The History of Fort Juelson
Fort Juelson is located in the SW 1/4th of Section 3, Tordenskjold township about 2 miles east of Underwood, MN. A flag pole may be seen on this site north of Highway 210. This earthen fort was built in July of 1876 in response to rumors that the Indians were on the warpath and had already killed settlers in the Foxhome, French, and Fergus Falls areas. Fear of harm at the hands of Indians resulted in a number of settlers leaving the area to go to Alexandria, Herman, and elsewhere. A storekeeper, Mr. Dollner*, who had a log store near present day Tordenskjold Church suggested the settlers band together and build a defensive fortification under leadership of the Civil War veterans, Hans Juelson and Berge O. Lee.
The remains of the sod barricade are still visible on this site. It is testament to the threats and trials the early settlers faced and their courage and resourcefulness in preparing for their own defense.
The Friends of Fort Juelson
The Friends of Fort Juelson (FOFJ) is a formally organized group that operates in accordance with By-Laws adopted January 12, 2009. The mission of this group is to cooperate with Otter Tail County, the owner of Historic Fort Juelson, to preserve, interpret, and enhance this site.
Approximately twenty-five members belong to this group.
The Journal, July 21, 1876
"...of the sterling farmers of Tordenskjold, in this county who went to work and built a substantial fort. While some were fleeing from the imaginary foe, a few of the hardy ex-soldiers of Tordenskjold - among whom were Hans Juelson and Berge O. Lee - rallied their neighbors and selecting a commanding position on the north of the road, between Berge O. Lee's and Hancke's constructed a substantial sod fortification on scientific plans.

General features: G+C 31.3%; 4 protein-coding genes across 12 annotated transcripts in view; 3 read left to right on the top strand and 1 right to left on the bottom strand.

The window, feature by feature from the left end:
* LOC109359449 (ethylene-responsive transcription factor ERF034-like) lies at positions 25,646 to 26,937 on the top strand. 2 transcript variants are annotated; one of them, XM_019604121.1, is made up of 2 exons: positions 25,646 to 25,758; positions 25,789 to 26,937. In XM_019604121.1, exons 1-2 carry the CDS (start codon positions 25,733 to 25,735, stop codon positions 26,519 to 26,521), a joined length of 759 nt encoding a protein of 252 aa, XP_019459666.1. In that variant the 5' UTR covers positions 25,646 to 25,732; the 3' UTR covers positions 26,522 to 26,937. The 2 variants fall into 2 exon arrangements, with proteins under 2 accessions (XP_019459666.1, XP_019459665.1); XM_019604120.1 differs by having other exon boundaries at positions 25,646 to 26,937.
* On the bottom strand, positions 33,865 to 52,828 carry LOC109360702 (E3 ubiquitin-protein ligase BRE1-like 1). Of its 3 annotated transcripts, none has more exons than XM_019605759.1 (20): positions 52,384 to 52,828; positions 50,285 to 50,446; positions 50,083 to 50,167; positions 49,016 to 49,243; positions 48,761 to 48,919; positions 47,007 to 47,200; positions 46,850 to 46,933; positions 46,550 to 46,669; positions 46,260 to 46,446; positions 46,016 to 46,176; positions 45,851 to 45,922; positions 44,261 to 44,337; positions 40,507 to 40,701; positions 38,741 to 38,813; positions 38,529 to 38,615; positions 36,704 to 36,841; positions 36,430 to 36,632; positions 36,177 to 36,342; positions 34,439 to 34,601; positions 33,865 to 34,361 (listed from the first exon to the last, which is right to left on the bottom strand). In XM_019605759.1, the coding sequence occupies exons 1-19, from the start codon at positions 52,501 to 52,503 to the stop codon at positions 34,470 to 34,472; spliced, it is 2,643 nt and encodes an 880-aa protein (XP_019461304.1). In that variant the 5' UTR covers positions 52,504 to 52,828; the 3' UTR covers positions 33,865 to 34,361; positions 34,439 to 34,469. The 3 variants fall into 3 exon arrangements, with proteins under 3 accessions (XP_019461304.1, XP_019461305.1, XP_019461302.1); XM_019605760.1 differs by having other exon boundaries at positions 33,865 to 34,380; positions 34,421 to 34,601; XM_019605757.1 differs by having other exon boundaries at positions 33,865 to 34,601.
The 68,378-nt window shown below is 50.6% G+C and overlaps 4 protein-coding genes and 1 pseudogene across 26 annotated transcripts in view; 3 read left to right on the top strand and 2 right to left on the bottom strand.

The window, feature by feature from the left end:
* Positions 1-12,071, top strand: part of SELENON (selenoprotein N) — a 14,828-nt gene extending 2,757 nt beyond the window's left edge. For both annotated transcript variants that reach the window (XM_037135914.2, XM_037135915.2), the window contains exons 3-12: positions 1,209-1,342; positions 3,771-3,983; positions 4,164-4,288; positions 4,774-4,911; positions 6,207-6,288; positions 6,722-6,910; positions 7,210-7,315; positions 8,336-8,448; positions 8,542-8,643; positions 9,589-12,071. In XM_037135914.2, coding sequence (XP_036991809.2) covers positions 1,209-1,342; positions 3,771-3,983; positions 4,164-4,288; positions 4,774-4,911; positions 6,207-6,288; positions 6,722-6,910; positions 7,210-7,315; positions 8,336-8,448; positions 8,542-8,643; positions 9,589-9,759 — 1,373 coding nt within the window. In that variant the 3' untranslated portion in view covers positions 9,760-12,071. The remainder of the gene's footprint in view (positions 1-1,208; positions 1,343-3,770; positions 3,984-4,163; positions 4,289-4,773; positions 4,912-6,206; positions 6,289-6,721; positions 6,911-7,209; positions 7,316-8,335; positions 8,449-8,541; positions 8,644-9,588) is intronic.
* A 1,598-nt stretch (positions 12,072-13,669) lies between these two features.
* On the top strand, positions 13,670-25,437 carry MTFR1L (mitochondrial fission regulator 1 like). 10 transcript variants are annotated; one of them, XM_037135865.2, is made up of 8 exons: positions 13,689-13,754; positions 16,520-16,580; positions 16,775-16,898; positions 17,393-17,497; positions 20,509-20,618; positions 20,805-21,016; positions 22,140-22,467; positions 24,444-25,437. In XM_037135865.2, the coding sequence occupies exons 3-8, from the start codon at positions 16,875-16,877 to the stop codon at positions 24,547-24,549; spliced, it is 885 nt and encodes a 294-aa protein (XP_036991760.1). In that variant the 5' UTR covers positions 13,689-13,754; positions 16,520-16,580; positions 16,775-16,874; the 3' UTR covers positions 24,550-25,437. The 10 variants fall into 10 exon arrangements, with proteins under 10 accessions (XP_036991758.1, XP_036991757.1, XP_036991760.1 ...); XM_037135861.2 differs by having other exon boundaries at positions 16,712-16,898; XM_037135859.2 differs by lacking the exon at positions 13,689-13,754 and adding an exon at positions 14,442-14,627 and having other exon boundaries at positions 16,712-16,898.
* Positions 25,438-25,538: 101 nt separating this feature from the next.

...this fort which was 120x100 feet, with a cross section wall through the center, ... and a curtain or shield in front of the northwestern entrance. The wall of this fort [were] from 4 to 4 1/2 feet high, squarely and compactly built, from the sods as cut from a 16-inch breaking plow. The hill-top, occupied by the work had less than half an acre of comparatively level ground, all of which was plowed up, and the sod used in the construction. The entire work is enclosed by a fence, to keep the cattle away. As seen from a distance, this is a more formidable earthwork, than we saw in the six month's service in the army of the Potomac, with the single exception of Yorktown, and in it 50 or 100 men under command of Captain Juelson, with arms and ammunition, provisions and water, could keep the entire Sioux nation at bay... The building of this fort, as manuel exercise and exhibition of military skill and courage was far better than running away from home and friends and reflects credit upon the yeomanry of the Tordenskjold and Norman, of whose pluck and energy, it will stand as an enduring monument."
*Further research at the Otter Tail County Historical Society on October 12, 2011 revealed that according to the 1878 Tax List for Tordenskjold Township Charles A. Dollner owned 1 acre of land in Section 18. A copy of the Warranty Deed filed at the Otter Tail County Recorders Office states that the property was purchased from Peter Jensen and his wife on September 19, 1877 for the sum of $8. Most likely he was using the property prior to the formal purchase. In 1863 Charles A. Dollner settled in Section 2 of Brandon Township, Douglas County, Minnesota. According to the 1880 census Charles A. Dollner and his family were living in the city of Fergus Falls, Minnesota.
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